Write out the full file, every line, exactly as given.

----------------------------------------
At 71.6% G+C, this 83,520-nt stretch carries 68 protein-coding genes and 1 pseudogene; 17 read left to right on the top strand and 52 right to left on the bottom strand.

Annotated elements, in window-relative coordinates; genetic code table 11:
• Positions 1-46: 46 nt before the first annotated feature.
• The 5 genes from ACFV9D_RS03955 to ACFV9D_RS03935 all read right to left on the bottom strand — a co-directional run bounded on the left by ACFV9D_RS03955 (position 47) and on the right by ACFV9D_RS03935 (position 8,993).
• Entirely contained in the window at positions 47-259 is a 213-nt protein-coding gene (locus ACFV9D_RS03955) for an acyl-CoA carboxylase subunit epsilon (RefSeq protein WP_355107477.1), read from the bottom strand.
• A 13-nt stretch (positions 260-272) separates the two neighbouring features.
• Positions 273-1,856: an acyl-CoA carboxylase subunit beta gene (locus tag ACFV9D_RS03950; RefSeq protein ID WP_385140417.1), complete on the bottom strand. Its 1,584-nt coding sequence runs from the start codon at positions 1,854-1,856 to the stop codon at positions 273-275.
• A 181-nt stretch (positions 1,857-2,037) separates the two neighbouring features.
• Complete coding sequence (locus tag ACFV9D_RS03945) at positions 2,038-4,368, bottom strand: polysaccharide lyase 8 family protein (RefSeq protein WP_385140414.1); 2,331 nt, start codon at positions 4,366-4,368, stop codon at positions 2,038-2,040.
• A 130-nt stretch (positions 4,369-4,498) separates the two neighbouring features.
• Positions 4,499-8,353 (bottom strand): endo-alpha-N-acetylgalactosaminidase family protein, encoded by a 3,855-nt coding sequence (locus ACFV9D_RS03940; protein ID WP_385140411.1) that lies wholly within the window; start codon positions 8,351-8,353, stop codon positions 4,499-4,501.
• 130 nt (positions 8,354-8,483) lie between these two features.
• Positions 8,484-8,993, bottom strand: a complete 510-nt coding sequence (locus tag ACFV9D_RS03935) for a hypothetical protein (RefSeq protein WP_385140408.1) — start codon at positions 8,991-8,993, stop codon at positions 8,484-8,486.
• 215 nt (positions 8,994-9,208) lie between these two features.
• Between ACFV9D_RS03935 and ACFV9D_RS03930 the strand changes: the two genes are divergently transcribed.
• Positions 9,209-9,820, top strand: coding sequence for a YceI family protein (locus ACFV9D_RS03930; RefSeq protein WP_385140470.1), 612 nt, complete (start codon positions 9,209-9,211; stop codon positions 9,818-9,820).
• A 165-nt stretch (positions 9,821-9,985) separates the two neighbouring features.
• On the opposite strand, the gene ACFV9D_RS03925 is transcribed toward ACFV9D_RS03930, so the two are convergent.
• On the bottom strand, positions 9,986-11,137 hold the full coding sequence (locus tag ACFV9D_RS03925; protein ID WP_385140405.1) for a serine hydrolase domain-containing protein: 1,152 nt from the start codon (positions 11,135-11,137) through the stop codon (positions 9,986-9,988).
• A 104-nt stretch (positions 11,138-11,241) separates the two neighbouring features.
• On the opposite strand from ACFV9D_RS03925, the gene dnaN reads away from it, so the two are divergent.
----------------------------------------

At 71.6% G+C, this 83,520-nt stretch carries 68 protein-coding genes and 1 pseudogene; 17 read left to right on the top strand and 52 right to left on the bottom strand.

Annotated elements, in window-relative coordinates; genetic code table 11:
• Positions 1-46: 46 nt before the first annotated feature.
• The 5 genes from ACFV9D_RS03955 to ACFV9D_RS03935 all read right to left on the bottom strand — a co-directional run bounded on the left by ACFV9D_RS03955 (position 47) and on the right by ACFV9D_RS03935 (position 8,993).
• Entirely contained in the window at positions 47-259 is a 213-nt protein-coding gene (locus ACFV9D_RS03955) for an acyl-CoA carboxylase subunit epsilon (RefSeq protein WP_355107477.1), read from the bottom strand.
• A 13-nt stretch (positions 260-272) separates the two neighbouring features.
• Positions 273-1,856: an acyl-CoA carboxylase subunit beta gene (locus tag ACFV9D_RS03950; RefSeq protein ID WP_385140417.1), complete on the bottom strand. Its 1,584-nt coding sequence runs from the start codon at positions 1,854-1,856 to the stop codon at positions 273-275.
• A 181-nt stretch (positions 1,857-2,037) separates the two neighbouring features.
• Complete coding sequence (locus tag ACFV9D_RS03945) at positions 2,038-4,368, bottom strand: polysaccharide lyase 8 family protein (RefSeq protein WP_385140414.1); 2,331 nt, start codon at positions 4,366-4,368, stop codon at positions 2,038-2,040.
• A 130-nt stretch (positions 4,369-4,498) separates the two neighbouring features.
• Positions 4,499-8,353 (bottom strand): endo-alpha-N-acetylgalactosaminidase family protein, encoded by a 3,855-nt coding sequence (locus ACFV9D_RS03940; protein ID WP_385140411.1) that lies wholly within the window; start codon positions 8,351-8,353, stop codon positions 4,499-4,501.
• 130 nt (positions 8,354-8,483) lie between these two features.
• Positions 8,484-8,993, bottom strand: a complete 510-nt coding sequence (locus tag ACFV9D_RS03935) for a hypothetical protein (RefSeq protein WP_385140408.1) — start codon at positions 8,991-8,993, stop codon at positions 8,484-8,486.
• 215 nt (positions 8,994-9,208) lie between these two features.
• Between ACFV9D_RS03935 and ACFV9D_RS03930 the strand changes: the two genes are divergently transcribed.
• Positions 9,209-9,820, top strand: coding sequence for a YceI family protein (locus ACFV9D_RS03930; RefSeq protein WP_385140470.1), 612 nt, complete (start codon positions 9,209-9,211; stop codon positions 9,818-9,820).
• A 165-nt stretch (positions 9,821-9,985) separates the two neighbouring features.
• On the opposite strand, the gene ACFV9D_RS03925 is transcribed toward ACFV9D_RS03930, so the two are convergent.
• On the bottom strand, positions 9,986-11,137 hold the full coding sequence (locus tag ACFV9D_RS03925; protein ID WP_385140405.1) for a serine hydrolase domain-containing protein: 1,152 nt from the start codon (positions 11,135-11,137) through the stop codon (positions 9,986-9,988).
• A 104-nt stretch (positions 11,138-11,241) separates the two neighbouring features.
• On the opposite strand from ACFV9D_RS03925, the gene dnaN reads away from it, so the two are divergent.